But you can read my rants on the subject any day. What you really want to read right now is what else Jeff Gerke had to say on the subject of fantasy.

    I do want to go on record as saying, however, that not all opinions expressed are those of the regular blogger. Some of you have read here at A Christian Worldview of Fiction long enough to spot the point with which I disagree. I’ll discuss that a bit more tomorrow along with the beginnings of blog tour posts for T.L. Hines.

    And now, Part 2 of Jeff Gerke’s remarks:

    Now, about whether or not fantasy is appropriate for Christians to read and/or write. I think it definitely is. I mean, what is spiritual warfare fiction (Peretti, etc.) if not fantasy? Monsters of evil vs. paragons of good. Clash of the titans. Wizards who congress with Evil. Paladins who commune with Good. Fantasy is, in a sense, the perfect vehicle for the elements of Christianity. The Bible is filled with dragons and demons and weird monsters, after all.

    It’s also interesting to me that secular fantasy has gotten so spiritual. Almost every new fantasy now has some element of the supernatural. They’re trying to own territory that belongs first to the Christian.

    I write fantasy (see chapters from my epic fantasy at Jefferson Scott – News and Information) because, well, because it’s cool, and also because it gives me the opportunity to show Christianity in a new light. When you can strip away the trappings of something people think they know, leaving only the essence, you can begin to truly communicate. When you take away the architecture and the social structures and the stained glass language—the things that people see and immediately dismiss—you can get to the truth.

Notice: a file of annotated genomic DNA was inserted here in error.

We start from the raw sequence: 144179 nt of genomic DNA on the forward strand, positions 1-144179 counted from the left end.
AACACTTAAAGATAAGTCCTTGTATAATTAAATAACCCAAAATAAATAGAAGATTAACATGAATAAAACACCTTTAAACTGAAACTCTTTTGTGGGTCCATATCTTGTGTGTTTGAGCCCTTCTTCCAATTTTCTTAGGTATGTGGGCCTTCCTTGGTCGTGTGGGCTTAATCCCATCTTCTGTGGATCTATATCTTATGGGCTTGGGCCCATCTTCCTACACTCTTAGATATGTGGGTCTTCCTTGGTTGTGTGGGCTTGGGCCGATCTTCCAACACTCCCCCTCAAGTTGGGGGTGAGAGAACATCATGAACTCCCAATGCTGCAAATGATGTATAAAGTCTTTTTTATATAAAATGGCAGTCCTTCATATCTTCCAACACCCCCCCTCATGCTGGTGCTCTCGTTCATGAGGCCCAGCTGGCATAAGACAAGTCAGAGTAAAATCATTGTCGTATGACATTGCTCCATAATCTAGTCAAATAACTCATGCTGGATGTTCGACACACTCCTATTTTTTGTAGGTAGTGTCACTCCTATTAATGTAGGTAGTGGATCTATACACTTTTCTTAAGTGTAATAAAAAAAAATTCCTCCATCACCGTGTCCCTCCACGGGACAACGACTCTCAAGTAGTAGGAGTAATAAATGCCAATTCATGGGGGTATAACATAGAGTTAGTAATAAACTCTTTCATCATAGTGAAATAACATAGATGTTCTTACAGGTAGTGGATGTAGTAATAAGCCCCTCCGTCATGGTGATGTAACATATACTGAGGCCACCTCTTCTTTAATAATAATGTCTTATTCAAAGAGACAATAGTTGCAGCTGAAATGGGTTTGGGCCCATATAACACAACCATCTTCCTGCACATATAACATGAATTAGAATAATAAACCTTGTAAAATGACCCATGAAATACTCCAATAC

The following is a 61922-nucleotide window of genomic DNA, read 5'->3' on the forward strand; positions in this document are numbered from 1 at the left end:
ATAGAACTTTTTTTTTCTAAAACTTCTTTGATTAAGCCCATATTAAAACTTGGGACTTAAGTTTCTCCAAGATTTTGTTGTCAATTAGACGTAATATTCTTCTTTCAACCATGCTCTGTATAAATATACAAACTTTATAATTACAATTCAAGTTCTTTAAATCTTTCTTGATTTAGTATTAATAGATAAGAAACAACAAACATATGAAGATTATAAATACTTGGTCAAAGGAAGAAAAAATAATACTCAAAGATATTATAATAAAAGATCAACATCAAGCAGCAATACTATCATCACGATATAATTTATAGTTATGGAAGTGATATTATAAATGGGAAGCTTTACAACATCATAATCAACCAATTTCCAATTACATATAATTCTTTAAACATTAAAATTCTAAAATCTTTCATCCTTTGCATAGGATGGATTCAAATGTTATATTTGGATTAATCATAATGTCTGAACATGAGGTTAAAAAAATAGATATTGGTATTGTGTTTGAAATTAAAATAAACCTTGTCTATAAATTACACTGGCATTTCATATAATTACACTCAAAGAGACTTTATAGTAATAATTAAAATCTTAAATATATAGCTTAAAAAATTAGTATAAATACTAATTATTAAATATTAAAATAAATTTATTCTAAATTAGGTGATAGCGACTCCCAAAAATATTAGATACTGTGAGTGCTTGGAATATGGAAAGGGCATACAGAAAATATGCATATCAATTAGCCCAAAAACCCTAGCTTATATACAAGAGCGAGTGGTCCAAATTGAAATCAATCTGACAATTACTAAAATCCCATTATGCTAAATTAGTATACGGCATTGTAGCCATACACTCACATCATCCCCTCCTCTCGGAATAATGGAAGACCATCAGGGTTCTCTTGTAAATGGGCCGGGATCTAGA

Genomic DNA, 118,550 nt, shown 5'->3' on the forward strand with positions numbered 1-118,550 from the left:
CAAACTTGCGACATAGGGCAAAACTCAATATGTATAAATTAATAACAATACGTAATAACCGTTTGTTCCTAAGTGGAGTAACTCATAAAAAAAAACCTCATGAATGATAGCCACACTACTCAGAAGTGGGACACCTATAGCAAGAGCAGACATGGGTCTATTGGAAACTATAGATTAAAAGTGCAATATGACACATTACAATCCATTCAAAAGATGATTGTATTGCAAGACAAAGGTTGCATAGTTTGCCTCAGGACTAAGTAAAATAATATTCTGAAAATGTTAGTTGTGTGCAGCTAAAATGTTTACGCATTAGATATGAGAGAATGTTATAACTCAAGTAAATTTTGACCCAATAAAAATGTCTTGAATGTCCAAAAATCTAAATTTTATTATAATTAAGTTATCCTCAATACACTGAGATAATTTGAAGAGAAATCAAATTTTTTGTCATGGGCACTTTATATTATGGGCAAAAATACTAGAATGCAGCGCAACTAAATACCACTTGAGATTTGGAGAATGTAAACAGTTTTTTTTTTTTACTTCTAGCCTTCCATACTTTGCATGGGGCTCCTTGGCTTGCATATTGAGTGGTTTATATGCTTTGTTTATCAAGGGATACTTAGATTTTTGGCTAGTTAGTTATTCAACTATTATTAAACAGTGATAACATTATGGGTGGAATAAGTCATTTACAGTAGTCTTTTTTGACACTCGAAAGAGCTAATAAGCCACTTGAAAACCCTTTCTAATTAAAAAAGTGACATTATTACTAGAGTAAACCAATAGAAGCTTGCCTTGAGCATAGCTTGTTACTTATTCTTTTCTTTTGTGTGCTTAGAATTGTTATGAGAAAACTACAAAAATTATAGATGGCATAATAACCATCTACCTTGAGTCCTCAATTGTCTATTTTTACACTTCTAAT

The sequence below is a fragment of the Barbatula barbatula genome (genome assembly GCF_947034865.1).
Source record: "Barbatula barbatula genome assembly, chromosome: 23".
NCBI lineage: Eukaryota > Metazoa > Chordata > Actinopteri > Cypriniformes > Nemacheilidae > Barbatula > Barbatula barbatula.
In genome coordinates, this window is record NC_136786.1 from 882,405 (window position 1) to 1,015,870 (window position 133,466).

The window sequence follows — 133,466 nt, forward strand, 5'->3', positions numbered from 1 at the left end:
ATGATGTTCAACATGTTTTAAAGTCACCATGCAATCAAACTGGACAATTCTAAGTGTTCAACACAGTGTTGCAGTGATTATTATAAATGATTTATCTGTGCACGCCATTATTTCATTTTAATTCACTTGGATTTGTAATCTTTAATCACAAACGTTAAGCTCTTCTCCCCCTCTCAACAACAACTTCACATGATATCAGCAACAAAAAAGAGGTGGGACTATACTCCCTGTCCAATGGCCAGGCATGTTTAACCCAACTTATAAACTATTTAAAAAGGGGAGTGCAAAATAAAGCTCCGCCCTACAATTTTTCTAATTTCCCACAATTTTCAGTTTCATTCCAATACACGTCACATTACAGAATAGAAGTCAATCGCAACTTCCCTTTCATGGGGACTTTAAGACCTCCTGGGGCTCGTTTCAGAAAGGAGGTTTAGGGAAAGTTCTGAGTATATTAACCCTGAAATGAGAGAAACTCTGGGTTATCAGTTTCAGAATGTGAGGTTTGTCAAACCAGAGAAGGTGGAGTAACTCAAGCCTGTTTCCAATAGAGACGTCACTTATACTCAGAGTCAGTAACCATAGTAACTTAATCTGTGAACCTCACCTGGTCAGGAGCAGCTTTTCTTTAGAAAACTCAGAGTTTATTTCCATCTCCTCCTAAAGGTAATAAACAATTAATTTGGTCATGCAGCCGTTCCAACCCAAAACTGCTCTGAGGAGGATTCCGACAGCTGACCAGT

With my fantasy I want to get rid of words like Bible and Christian and salvation and church and replace them with words that once again have power to the unbeliever. I want to show God not as the pansy or judge people see Him as now but in a more raw way. Like C.S. Lewis did with Aslan, a ferocious lion. People hadn’t thought of Christ like that before. It was so powerful. They encountered Him afresh.